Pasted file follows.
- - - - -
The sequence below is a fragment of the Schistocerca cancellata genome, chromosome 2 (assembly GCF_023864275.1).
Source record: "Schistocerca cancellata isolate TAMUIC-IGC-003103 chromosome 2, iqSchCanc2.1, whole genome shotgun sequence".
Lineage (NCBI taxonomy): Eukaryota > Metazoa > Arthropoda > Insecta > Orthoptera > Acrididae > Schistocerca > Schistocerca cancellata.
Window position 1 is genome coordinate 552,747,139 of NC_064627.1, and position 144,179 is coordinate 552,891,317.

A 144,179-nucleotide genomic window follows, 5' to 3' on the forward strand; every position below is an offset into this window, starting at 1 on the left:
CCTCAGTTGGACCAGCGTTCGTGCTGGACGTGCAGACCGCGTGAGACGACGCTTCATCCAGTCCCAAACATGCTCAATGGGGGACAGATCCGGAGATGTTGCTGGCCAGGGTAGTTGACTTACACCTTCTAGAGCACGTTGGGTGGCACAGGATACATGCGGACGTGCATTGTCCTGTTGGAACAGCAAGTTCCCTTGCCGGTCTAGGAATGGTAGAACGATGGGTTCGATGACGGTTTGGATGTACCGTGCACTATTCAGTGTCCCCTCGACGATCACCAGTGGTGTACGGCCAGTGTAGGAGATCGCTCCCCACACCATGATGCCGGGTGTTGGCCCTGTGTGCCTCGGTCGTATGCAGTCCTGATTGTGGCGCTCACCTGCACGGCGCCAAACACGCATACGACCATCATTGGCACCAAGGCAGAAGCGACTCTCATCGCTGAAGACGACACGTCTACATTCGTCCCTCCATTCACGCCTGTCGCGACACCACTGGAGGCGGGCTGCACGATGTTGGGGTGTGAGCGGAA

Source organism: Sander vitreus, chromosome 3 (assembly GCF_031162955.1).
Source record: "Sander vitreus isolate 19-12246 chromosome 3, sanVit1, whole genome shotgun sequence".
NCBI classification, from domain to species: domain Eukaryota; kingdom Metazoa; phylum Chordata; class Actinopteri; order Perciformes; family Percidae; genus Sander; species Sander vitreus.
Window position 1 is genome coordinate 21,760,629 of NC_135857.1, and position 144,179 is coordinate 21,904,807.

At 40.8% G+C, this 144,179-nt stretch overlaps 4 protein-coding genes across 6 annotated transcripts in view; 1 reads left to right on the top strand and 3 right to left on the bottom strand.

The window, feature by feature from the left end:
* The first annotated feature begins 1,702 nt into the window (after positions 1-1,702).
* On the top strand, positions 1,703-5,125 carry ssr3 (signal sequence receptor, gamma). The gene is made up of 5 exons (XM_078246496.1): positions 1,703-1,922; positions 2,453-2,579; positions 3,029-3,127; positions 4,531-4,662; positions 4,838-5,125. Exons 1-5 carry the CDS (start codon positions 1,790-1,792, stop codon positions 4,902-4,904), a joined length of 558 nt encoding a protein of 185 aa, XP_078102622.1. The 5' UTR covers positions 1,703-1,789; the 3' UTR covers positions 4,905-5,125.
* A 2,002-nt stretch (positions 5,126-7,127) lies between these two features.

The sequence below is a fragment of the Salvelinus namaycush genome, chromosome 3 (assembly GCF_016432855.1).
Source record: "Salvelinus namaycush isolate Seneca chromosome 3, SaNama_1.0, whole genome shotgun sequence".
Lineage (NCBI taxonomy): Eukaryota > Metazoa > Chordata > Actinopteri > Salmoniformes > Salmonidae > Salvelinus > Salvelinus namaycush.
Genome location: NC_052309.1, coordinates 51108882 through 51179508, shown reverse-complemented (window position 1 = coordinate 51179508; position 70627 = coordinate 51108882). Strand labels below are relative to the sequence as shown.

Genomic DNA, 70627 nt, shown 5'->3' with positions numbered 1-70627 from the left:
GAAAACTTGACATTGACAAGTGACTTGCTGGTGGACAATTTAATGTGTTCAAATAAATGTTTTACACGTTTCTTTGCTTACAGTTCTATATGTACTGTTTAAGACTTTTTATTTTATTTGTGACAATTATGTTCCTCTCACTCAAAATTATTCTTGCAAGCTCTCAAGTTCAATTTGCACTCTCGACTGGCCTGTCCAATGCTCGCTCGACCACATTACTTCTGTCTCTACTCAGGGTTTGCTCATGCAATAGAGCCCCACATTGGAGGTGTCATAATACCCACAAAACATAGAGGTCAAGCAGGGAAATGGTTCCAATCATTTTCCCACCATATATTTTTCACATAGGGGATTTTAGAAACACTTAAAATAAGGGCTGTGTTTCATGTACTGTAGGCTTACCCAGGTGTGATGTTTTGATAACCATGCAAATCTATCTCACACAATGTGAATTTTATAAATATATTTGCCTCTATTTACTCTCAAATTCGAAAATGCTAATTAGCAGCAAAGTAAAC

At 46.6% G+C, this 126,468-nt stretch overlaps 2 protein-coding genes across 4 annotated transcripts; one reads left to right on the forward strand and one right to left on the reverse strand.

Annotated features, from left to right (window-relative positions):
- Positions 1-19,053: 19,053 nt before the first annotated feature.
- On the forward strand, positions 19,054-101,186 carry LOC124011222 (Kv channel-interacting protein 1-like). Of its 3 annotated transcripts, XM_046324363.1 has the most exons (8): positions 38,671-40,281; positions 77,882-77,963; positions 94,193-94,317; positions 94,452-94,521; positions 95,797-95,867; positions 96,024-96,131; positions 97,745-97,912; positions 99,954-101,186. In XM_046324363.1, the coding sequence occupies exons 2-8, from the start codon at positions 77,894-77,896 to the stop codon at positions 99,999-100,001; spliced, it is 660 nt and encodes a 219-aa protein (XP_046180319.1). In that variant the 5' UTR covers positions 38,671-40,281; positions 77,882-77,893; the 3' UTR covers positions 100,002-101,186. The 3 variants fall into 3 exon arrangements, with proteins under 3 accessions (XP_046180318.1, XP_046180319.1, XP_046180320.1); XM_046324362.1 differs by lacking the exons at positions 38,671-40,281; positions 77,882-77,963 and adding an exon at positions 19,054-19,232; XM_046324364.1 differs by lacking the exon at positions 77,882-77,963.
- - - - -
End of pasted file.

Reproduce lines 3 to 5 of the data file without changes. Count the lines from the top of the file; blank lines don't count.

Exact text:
Lineage (NCBI taxonomy): Eukaryota > Metazoa > Arthropoda > Insecta > Orthoptera > Acrididae > Schistocerca > Schistocerca cancellata.
Window position 1 is genome coordinate 552,747,139 of NC_064627.1, and position 144,179 is coordinate 552,891,317.

A 144,179-nucleotide genomic window follows, 5' to 3' on the forward strand; every position below is an offset into this window, starting at 1 on the left: